The first and the second fine loop filter constants are used in step 1020 and 1030 when performing a loop filter operation. The first and the second fine loop filter constants are second order low pass loop filters, and they are free for configuration with respect to the desired filter properties. The phase may also be periodically iterated as long as it is active. Phase 3 in fact increases the averaging effect of the loop filter 410 of the loop filter circuit shown in FIG. 4.

FIG. 11 illustrates a method of operating a data communication receiver. The method comprises generating a frequency approximation value (step 1110) based on the frequency error estimate, starting a channel estimation process (step 1120) that uses the generated frequency approximation value (step 1130), refining the generated frequency approximation value, and compensating a frequency error (step 1140) using the refined frequency approximation value.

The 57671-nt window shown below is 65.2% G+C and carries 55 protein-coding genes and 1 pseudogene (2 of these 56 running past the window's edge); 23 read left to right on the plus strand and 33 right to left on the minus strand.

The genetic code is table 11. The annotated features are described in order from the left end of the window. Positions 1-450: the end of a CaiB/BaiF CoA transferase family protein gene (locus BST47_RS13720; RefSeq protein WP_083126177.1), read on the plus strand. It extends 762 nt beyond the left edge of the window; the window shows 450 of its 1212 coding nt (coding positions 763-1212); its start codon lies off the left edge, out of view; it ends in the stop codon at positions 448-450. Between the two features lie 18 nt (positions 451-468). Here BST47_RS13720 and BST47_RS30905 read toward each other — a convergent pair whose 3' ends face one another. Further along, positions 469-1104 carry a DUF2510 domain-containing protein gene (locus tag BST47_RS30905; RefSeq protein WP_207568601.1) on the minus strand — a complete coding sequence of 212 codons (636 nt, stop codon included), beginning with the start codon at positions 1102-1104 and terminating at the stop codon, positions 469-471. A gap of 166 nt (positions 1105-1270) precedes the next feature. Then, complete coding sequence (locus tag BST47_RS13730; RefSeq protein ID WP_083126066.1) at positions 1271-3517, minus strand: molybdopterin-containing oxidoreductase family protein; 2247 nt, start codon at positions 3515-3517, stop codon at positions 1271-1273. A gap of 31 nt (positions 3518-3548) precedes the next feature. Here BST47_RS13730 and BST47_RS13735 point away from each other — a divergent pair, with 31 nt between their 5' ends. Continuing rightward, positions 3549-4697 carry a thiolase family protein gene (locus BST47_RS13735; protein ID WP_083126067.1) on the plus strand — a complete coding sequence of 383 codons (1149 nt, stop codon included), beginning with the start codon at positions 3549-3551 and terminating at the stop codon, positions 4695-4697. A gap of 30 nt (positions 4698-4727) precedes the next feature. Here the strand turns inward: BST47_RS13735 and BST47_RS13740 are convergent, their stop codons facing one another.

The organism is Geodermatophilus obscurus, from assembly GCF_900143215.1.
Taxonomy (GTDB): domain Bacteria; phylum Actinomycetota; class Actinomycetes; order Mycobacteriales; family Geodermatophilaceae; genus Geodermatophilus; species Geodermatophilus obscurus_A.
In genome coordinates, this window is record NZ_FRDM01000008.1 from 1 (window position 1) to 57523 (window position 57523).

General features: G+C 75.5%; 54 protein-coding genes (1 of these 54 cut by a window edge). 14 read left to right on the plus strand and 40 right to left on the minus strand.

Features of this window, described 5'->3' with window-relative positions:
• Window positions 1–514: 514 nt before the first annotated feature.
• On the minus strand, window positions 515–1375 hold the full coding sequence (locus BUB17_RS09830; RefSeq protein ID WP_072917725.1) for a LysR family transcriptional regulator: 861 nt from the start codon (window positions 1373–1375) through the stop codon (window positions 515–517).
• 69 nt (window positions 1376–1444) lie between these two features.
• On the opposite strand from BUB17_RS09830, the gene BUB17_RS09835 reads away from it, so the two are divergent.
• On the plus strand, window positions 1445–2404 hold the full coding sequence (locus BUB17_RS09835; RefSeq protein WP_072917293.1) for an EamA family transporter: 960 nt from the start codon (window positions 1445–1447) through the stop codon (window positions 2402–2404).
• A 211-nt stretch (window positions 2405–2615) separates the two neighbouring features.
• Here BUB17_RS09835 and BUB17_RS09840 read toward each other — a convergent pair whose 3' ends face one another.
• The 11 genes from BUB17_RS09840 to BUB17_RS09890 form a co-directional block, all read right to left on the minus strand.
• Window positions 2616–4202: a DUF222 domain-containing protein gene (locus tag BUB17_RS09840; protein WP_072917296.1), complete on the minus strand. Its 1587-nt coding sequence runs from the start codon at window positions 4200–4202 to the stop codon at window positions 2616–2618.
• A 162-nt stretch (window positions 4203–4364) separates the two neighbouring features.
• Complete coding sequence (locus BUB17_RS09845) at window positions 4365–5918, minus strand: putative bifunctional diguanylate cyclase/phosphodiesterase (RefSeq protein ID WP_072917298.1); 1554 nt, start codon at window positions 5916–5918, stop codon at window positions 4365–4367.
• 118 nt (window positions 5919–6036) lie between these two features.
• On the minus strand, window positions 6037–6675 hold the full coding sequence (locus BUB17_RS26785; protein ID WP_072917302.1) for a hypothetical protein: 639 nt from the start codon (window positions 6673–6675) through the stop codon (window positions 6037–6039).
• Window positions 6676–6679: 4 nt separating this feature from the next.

As apparent from the foregoing description, all of the embodiments as described may advantageously provide high reliability, high precision and increased operating speed.

The above described technique offers a frequency error correction process in three different tracking phases. It is to be noted that in a further embodiment, the first phase may be skipped to actually achieve a two-phase process. The fact, that the second phase starts the frequency error correction loop with a first loop filter constant may be advantageous for allowing fast acquisition to be able to start a channel estimation immediately. The channel estimation may be therefore improved since it may be based on roughly frequency compensated data-path signals as soon as possible.

The frequency error correction process performed in two or three different phases offers a further advantage because of the fact that it may be no longer necessary to have all time consuming frequency synchronization steps completed before obtaining a first frequency error estimate.